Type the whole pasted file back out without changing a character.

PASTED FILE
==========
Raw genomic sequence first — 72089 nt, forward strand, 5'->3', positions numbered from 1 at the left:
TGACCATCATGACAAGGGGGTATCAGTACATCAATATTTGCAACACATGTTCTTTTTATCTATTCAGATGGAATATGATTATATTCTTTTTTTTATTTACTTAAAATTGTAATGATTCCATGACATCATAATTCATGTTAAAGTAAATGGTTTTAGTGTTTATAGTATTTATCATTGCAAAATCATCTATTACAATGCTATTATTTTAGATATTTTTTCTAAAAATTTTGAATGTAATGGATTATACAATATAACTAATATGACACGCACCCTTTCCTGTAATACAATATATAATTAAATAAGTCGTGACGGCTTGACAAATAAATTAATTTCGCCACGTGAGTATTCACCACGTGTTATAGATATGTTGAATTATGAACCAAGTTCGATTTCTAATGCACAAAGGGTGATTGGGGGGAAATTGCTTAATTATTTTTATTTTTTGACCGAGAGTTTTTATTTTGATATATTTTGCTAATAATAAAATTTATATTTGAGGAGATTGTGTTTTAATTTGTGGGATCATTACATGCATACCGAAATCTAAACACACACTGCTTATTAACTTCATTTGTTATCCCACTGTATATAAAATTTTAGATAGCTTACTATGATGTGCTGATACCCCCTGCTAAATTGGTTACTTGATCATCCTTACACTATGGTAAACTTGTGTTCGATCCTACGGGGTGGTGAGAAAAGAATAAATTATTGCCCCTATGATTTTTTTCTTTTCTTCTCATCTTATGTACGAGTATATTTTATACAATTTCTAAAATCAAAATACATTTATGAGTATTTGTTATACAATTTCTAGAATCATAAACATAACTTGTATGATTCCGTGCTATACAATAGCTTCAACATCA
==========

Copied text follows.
Raw genomic sequence first — 72089 nt, forward strand, 5'->3', positions numbered from 1 at the left:
TGACCATCATGACAAGGGGGTATCAGTACATCAATATTTGCAACACATGTTCTTTTTATCTATTCAGATGGAATATGATTATATTCTTTTTTTTATTTACTTAAAATTGTAATGATTCCATGACATCATAATTCATGTTAAAGTAAATGGTTTTAGTGTTTATAGTATTTATCATTGCAAAATCATCTATTACAATGCTATTATTTTAGATATTTTTTCTAAAAATTTTGAATGTAATGGATTATACAATATAACTAATATGACACGCACCCTTTCCTGTAATACAATATATAATTAAATAAGTCGTGACGGCTTGACAAATAAATTAATTTCGCCACGTGAGTATTCACCACGTGTTATAGATATGTTGAATTATGAACCAAGTTCGATTTCTAATGCACAAAGGGTGATTGGGGGGAAATTGCTTAATTATTTTTATTTTTTGACCGAGAGTTTTTATTTTGATATATTTTGCTAATAATAAAATTTATATTTGAGGAGATTGTGTTTTAATTTGTGGGATCATTACATGCATACCGAAATCTAAACACACACTGCTTATTAACTTCATTTGTTATCCCACTGTATATAAAATTTTAGATAGCTTACTATGATGTGCTGATACCCCCTGCTAAATTGGTTACTTGATCATCCTTACACTATGGTAAACTTGTGTTCGATCCTACGGGGTGGTGAGAAAAGAATAAATTATTGCCCCTATGATTTTTTTCTTTTCTTCTCATCTTATGTACGAGTATATTTTATACAATTTCTAAAATCAAAATACATTTATGAGTATTTGTTATACAATTTCTAGAATCATAAACATAACTTGTATGATTCCGTGCTATACAATAGCTTCAACATCA